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1 April 2009 Positional Stability of Damaged Chromatin Domains along Radiation Tracks in Mammalian Cells
B. Jakob, J. Splinter, G. Taucher-Scholz
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Abstract

Jakob, B., Splinter, J. and Taucher-Scholz, G. Positional Stability of Damaged Chromatin Domains along Radiation Tracks in Mammalian Cells. Radiat. Res. 171, 405–418 (2009).

Irradiation of cell nuclei with charged particles leads to the spatially defined production of DNA damage along the particle trajectories, thus facilitating studies on the dynamics of radiation-induced protein foci associated with lesion processing. Here we used visual inspection and computational analysis of the track morphology after immunodetection to describe the patterns of formation of γ-H2AX foci and the repair-related proteins 53BP1 and RPA. We addressed the influence of lesion density on γ-H2AX formation and the mobility of damaged chromatin sites by using low-angle irradiation of cell monolayers with low-energy carbon or uranium ions. We show the discrete formation of γ-H2AX foci and the recruitment of repair-related proteins along ion trajectories over an LET range from 200 to 14300 keV/μm in human fibroblasts and in HeLa cells. The marked DSBs exhibited a limited mobility that was independent of the LET. The moderate extent of mobility in human fibroblasts pointed to a relatively stable positioning of the damaged chromatin domains during repair, in contrast to HeLa cells, which showed significant changes in the streak patterns in a fraction of cells, suggesting greater mobility in the local processing of DSBs. Our data indicate that the presence of single or multiple DSBs is not associated with an altered potential for movement of damaged chromatin. We infer that the repair of high-LET radiation-induced DSBs in mammalian cells is not coupled to an increased motional activity of lesions enhancing the probability of translocations.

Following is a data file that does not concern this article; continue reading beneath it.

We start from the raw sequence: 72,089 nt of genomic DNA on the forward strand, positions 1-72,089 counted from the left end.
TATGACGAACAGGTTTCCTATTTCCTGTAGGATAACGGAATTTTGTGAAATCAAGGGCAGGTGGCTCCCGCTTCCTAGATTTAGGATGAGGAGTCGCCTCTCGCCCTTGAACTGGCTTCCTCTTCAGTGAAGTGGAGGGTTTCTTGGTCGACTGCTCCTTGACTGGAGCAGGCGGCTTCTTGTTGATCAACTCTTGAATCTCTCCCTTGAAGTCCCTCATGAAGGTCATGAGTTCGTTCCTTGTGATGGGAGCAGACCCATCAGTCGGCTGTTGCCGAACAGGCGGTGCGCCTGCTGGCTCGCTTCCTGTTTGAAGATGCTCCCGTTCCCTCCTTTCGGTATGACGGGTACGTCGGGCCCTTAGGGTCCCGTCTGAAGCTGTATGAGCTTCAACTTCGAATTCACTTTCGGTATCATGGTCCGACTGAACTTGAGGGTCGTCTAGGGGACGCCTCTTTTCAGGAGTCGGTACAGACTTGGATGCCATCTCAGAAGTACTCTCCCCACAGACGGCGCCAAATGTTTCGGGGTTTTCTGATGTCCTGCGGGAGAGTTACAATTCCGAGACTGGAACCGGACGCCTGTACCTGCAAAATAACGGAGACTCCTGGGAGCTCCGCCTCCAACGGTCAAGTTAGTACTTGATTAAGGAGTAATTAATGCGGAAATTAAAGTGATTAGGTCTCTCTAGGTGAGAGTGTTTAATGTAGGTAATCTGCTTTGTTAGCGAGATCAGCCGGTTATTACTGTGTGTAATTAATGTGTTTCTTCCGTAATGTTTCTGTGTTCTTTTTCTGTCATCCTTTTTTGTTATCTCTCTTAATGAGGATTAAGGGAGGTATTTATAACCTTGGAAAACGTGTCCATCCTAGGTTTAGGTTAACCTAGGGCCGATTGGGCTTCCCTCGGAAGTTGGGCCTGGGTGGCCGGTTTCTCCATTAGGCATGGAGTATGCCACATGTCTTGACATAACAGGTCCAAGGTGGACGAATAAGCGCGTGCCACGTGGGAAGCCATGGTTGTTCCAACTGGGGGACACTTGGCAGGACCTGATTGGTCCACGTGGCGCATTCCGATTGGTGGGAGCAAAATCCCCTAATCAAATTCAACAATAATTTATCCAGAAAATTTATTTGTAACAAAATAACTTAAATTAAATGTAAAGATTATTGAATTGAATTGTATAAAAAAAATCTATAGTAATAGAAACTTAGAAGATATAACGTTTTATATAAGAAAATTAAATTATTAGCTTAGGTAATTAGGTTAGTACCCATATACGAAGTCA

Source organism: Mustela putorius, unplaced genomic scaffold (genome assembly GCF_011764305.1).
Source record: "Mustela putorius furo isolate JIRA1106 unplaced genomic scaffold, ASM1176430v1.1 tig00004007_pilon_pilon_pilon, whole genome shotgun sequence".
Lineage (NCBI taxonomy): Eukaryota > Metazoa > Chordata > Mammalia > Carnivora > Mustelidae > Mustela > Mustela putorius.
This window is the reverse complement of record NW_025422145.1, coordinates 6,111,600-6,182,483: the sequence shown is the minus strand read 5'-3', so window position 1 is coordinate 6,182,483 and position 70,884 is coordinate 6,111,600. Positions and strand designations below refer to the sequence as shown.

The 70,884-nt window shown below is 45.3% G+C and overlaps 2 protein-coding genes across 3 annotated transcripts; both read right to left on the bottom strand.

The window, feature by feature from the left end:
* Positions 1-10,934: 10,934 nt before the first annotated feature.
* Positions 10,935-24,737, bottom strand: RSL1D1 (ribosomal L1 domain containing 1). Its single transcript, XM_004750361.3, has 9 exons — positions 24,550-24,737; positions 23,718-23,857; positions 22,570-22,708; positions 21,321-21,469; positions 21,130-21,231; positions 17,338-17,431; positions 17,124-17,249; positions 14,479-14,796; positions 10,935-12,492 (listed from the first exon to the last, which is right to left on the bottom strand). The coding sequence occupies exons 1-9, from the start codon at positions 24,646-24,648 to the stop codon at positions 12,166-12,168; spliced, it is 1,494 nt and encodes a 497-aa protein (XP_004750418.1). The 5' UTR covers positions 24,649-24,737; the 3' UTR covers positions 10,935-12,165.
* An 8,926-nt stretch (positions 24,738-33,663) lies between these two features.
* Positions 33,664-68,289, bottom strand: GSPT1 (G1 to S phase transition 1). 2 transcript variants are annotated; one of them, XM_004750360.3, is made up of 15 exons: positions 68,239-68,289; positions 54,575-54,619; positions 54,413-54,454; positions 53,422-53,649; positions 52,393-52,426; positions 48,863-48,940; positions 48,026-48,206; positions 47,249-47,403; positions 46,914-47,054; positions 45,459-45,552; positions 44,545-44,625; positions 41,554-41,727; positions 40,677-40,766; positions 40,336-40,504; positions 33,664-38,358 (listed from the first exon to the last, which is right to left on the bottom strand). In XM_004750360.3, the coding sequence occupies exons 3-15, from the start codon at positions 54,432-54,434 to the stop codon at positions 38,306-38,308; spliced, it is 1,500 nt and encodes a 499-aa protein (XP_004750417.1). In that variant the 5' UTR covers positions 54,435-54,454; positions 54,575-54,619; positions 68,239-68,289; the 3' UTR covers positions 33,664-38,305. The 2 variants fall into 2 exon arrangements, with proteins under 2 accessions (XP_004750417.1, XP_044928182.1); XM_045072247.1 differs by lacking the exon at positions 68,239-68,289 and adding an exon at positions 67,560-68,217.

B. Jakob, J. Splinter, and G. Taucher-Scholz "Positional Stability of Damaged Chromatin Domains along Radiation Tracks in Mammalian Cells," Radiation Research 171(4), 405-418, (1 April 2009). https://doi.org/10.1667/RR1520.1
Received: 7 July 2008; Accepted: 1 November 2008; Published: 1 April 2009
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